Most of what I know (or at least think I know) about strategy I learned from only a few people: Sun Tzu, Peter Drucker, Michael Porter, Lawrence Hrebiniak, Henry Mintzberg, and Walter Kiechel. Almost immediately, Cynthia Montgomery informs her reader that she offers a "revisionist view of strategy," based on her experiences while teaching for five years in what she identifies as Harvard's Entrepreneur, Owner, President (EOP) program. (That isn't its real name but you can easily find out, if interested, by contacting cynthiamontgomerydotcom.) One of the objectives of this program is to prepare participants to "become a strategist "whose time at the helm could have a profound effect on the fortunes of [their] organization." By the time I finished reading the book, I had learned at least as much about strategy from Montgomery as I had from anyone else.
If I understand Montgomery's concept of a strategist (and I may not), it suggests - at least to me -- some similarity with a maritime pilot who comes aboard what is usually a huge ship and guides it safely to open water. Consider this brief excerpt: "The strategist is the one who must shepherd this ongoing process [of refining while implementing plan of action], who must stand watch, identify and weigh, decide and move, time and time again. The strategist is the one who must decline certain opportunities and pursue others...it is the strategist who bears the responsibility for setting a firm's course and making the choices day after day that continuously refine that course. Whereas the maritime pilot leaves the ship after guiding it for a time, the strategist remains on course. "That is why strategy and leadership must be reunited at the highest level of an organization. All leaders - not just those who are here tonight - must accept and own strategy at the heart of their responsibilities."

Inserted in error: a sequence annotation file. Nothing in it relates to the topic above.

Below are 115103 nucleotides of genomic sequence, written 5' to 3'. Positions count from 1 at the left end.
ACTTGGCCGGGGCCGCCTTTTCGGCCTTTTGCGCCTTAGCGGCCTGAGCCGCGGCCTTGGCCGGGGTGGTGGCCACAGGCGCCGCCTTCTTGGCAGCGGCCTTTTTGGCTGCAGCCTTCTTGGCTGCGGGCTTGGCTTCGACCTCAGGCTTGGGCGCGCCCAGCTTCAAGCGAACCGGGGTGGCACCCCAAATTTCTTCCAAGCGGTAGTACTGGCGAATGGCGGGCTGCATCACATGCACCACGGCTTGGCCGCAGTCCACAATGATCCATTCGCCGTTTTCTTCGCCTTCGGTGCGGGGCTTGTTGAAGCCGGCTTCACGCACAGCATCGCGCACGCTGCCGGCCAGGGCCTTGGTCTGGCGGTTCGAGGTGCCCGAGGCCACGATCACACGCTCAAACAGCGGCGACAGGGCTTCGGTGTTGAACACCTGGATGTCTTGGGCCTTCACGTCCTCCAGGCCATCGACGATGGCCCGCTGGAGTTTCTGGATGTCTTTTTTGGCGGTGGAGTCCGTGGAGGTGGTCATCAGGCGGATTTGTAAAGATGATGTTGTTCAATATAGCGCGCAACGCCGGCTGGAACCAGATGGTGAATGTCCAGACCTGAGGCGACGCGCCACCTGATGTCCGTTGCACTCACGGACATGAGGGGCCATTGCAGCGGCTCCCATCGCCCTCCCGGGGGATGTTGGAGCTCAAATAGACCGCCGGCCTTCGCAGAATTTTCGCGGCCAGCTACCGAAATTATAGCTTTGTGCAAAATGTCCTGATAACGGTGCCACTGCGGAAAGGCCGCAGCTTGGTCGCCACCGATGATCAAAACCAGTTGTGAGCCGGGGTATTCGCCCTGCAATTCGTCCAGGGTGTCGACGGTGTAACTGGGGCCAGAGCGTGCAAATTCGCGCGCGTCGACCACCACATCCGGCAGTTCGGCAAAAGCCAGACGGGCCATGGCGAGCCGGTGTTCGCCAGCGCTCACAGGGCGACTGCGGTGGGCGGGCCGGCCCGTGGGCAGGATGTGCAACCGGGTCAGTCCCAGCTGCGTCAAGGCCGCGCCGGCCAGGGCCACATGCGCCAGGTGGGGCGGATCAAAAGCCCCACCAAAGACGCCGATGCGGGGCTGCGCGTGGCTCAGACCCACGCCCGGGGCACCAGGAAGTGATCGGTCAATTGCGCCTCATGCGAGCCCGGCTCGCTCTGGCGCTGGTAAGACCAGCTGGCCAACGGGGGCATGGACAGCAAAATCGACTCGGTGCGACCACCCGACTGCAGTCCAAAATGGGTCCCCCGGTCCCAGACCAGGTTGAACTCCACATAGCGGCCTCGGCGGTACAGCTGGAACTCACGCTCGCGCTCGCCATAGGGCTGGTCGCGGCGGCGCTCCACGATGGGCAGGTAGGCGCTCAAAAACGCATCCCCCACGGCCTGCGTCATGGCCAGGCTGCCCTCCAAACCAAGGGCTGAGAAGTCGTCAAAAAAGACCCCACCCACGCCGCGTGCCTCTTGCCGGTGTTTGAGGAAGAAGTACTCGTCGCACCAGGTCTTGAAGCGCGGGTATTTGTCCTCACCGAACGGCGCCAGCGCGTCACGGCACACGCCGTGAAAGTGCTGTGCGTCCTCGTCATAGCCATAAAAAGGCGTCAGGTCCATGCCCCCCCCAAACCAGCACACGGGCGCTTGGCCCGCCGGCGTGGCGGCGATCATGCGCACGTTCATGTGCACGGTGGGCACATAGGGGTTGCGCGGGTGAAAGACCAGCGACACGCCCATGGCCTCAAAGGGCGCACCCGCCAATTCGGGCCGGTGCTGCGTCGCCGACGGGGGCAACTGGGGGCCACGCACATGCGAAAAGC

Each reader needs to consider carefully before responding to this key question: "Are you or do you aspire to become a strategist according to these terms and conditions?" If the answer is "no," then there is a responsibility to do anything and everything possible to help the strategist in the given organization. If the answer is "yes," Montgomery has written this book specifically for you. She cities several dozen real-world situations in which real people are struggles with real issues and, sometimes, amidst a real crisis. However the circumstances may be between and among those situations, there are recurrent themes and values that include:
o Regardless of their size or nature, all organizations need a great strategy that gives them a "difference that matters."
o Ensure that your organization's vision as well as its mission (i.e. higher purpose) reveal, indeed affirm its ultimate destination.
o Most small-to-mid-size companies focus on a narrow range of customers with idiosyncratic needs and build value creation systems that meet those needs.
o You cannot be everything to everyone. Know who you are and, as Oscar Wilde suggests, "be yourself. Everyone else is taken."
Before reading this book, I misunderstood to what its title refers. I assumed that Cynthia Montgomery would offer her ideas about how to think strategically and/or why a company needs a CSO (chief strategy officer) and/or how one type of business thinker (metaphorically, someone who thinks that strategies are "hammers" that drive tactics, viewed as nails). Well, what she offers is relevant to what I expected but exceeds my expectations. In essence, she defines organizational greatness in terms of a Great Leader fused with a Great Strategy. They are a single, living entity. One has no meaning or value without the other. Bionic in nature. Either become one or follow one. This is what Helen Keller may have had in mind when asserting, "Life is either a daring adventure or nothing."